I will discuss the following questions: What effect does this have on the animator, who is forced to re-live and re-invent very personal subjects? How can rotoscoping be used as a tool for unwrapping the subtleties of body-language and fleeting expressions? By quantifying and qualifying emotion through practical research, theory and self-reflective study, via the production of an animated artefact, the animator as auteur-researcher hopes to establish new avenues of study in emotion and animation.

Sophie Mobbs

Animation Studies 11 . ISSN 1930-1928

Buchanan, A. 2007, "Facial Expressions for Empathic Communication of Emotion in Animated Characters", Online Journal for Animation History and Theory, vol. Animated Dialogues, pp. 22nd February 2011.

Mehrabian, A. 1981, Silent Messages: Implicit Communication of Emotions and Attitudes, Wadsworth Publishing Company, USA.

Ruddell, C. 2012, "'Don't Box Me In': Blurred Lines in Waking Life and A Scanner Darkly", Animation: An Interdisciplinary Journal, [Online], vol. 7, no. 1, pp. 7-23.

Russell, J.A. 1997, "Reading emotions from and into faces: Resurrecting a dimensional-contextual perspective" in The Psychology of Facial Expression (Studies in Emotion and Social Interaction), eds. J.M. Fernández-Dols & J.A. Russell, Cambridge University Press, Cambridge, pp. 295.

What video game features can contribute to gaming disorder?

March 9, 2020

Partly funded by Medietilsynet, this study will look at how a video game’s inherent features, e.g. mechanics, dynamics or aesthetics, can help developing addiction. The analysis will be based on a small selection of video games which frequently occurs as subject for addiction among people diagnosed with gaming disorder. The game titles will be picked from a quantitative survey and will then be analyzed qualitatively within the framework of Hunicke, LeBlanc & Zubeck’s MDA-model (2004) combined with psychological theories of need, and motivational science. If you like to read more please follow the link to announcement on University website.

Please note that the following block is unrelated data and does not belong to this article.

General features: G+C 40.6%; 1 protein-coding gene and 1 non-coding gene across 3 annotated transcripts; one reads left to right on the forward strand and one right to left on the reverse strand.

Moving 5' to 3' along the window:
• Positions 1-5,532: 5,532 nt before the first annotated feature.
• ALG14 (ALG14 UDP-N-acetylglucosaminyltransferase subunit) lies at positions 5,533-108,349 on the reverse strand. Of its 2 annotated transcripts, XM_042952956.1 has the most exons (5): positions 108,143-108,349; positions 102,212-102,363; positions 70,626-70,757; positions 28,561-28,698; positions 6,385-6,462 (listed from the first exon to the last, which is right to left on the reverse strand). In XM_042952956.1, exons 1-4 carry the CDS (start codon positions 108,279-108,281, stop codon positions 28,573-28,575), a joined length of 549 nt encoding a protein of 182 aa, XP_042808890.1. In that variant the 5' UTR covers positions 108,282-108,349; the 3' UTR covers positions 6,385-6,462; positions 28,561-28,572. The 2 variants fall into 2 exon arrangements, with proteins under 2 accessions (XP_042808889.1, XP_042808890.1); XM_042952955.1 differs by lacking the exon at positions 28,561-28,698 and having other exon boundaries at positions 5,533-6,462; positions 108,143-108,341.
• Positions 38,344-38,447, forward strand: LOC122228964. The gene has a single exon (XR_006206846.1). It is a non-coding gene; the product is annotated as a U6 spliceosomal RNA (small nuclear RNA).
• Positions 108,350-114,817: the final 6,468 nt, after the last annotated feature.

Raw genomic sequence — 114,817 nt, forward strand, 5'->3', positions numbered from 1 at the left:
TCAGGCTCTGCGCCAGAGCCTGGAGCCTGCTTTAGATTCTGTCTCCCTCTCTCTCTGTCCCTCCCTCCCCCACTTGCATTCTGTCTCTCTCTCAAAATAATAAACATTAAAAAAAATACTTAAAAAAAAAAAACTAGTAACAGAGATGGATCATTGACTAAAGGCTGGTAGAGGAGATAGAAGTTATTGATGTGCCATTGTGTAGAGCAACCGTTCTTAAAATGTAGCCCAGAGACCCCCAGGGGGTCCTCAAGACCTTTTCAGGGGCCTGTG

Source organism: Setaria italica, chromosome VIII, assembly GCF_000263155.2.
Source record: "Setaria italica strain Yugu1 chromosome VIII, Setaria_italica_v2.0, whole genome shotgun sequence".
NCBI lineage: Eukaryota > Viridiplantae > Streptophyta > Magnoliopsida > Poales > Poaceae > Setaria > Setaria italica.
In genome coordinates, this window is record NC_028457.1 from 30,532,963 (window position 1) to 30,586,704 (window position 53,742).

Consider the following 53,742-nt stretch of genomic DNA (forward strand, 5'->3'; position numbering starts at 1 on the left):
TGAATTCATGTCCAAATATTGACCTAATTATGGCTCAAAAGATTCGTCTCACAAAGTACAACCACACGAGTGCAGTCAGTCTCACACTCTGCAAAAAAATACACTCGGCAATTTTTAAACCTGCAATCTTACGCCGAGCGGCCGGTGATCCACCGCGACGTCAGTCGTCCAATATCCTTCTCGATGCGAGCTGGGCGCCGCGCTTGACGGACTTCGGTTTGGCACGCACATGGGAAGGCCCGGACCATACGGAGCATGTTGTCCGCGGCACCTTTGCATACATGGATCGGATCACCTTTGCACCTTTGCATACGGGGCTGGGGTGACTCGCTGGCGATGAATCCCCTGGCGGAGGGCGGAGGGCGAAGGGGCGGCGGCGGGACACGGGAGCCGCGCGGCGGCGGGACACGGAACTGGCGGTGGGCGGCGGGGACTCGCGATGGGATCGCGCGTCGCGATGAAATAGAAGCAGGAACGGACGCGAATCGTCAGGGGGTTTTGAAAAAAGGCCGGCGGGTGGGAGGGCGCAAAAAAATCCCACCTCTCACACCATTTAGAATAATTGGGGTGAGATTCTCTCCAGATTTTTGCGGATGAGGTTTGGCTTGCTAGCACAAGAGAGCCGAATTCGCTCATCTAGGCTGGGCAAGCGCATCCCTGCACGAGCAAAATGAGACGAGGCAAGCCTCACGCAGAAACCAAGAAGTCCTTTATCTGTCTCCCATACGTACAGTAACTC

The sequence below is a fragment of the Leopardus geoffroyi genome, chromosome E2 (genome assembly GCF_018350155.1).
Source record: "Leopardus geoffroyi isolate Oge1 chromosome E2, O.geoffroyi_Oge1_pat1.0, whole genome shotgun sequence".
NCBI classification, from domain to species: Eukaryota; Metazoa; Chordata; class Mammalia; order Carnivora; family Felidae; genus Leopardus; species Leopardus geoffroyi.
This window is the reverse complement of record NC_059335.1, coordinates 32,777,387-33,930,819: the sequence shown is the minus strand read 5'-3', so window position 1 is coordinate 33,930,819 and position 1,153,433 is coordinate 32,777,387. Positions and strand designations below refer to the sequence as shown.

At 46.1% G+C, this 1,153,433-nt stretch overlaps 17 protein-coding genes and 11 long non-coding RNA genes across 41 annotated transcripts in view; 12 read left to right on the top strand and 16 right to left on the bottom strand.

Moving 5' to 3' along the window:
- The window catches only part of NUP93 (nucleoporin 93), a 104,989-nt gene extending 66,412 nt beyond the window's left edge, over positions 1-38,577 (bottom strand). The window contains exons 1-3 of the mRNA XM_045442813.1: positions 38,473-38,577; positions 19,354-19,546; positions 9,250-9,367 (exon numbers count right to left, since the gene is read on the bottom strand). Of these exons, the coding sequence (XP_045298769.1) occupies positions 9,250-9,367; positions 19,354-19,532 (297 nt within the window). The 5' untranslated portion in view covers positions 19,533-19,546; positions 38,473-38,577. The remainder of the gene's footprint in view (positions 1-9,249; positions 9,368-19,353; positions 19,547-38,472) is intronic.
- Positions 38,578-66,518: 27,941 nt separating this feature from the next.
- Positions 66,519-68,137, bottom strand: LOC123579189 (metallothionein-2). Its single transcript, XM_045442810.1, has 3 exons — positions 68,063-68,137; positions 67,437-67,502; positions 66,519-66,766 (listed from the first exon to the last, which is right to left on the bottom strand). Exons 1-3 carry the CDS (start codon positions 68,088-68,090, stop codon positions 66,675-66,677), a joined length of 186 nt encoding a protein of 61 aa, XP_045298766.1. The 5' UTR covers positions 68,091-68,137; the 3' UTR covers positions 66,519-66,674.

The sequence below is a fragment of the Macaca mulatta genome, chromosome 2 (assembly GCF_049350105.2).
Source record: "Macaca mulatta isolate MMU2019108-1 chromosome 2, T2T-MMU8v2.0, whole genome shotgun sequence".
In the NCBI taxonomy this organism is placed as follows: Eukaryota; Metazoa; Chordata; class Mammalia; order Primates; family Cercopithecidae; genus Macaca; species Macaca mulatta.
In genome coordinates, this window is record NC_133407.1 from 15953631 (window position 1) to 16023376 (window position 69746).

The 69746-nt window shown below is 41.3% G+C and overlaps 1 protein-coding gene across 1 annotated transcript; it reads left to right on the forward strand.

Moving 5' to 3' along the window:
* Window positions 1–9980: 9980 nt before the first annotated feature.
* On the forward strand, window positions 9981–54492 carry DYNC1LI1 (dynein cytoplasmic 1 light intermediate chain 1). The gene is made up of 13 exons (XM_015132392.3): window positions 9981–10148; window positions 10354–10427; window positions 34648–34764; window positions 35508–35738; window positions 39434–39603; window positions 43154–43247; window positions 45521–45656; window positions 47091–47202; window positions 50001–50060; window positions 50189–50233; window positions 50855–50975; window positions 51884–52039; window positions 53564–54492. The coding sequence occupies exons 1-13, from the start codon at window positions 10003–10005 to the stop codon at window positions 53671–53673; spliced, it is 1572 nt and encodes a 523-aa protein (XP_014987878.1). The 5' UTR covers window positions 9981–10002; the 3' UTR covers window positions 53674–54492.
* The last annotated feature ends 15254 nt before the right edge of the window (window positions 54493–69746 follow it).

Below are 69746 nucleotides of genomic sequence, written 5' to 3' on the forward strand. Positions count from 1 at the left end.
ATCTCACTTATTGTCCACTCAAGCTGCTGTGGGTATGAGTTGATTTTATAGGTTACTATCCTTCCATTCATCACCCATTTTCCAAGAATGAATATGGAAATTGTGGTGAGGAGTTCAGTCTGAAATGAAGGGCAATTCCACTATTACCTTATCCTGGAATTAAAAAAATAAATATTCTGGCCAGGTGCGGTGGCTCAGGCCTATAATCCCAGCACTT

Anthropomorphic deviations in Bojack Horseman

October 2020

This paper analyzes anthropomorphic configurations within animation, with a special focus on how anthropomorphism is used both to explore identity, and as a metafictional device in BoJack Horseman (Bob-Waksberg, 2014-2020). The paper is based on previous research within the field of animation, supported by theories within anthropocentrism and poststructuralism. The paper was presented at Medieforskerkonferansen 2020 and is currently in review for a journal.

 

Film style in Cinematic VR

2019

This paper examines how film style is used to tell stories in Cinematic VR, i.e. movies made for virtual reality. By close reading three animated shorts, the study analyzes which storytelling features within cinema that are still applicable within a ubiquitous 360-degrees view. It is also targeting how the potential sense of immersion and spatial presence achieved by user-interaction and the 360-degrees view influences the narration. The paper has been accepted and will soon be published at journal.animationstudies.org

 

Ole Christoffer Haga

The Unexpected Path: How Animation Might be Used to Help Carers Interpret Restricted Expressions in Their Patients (2017)

Character animators strive to observe and interpret expressions to instil into their animated characters, for example, using mirrors to study their own expressions or though observing others. This paper describes the path taken when an animator/researcher tried to explore subtle and restrained emotion through creative practice methodology. While this research was initially conducted to explore and inform animation practice, the author’s own experience in caring for a terminally ill-relative revealed new and unexpected avenues as to how this research might be extended to help carers interpret (and thus respond to) patients who are unable to speciÖcally vocalise their needs or are too ill to express themselves beyond the smallest of gestures. Such gestures might include, the hint of a facial expression, the slightest tilt or tension of the body. This paper discusses how animation practice might be used as a tool of study, and discusses the possibility of expanding research into ways to help animators and carers become more attuned to perceiving and acting upon emotions that are (through cultural rules or physical restraints) otherwise restricted or subdued.

Sophie Mobbs

CONFIA . International Conference on Ilustration & Animation
Guimarães. Portugal . July 2017 . ISBN: 978-989-99861-3-8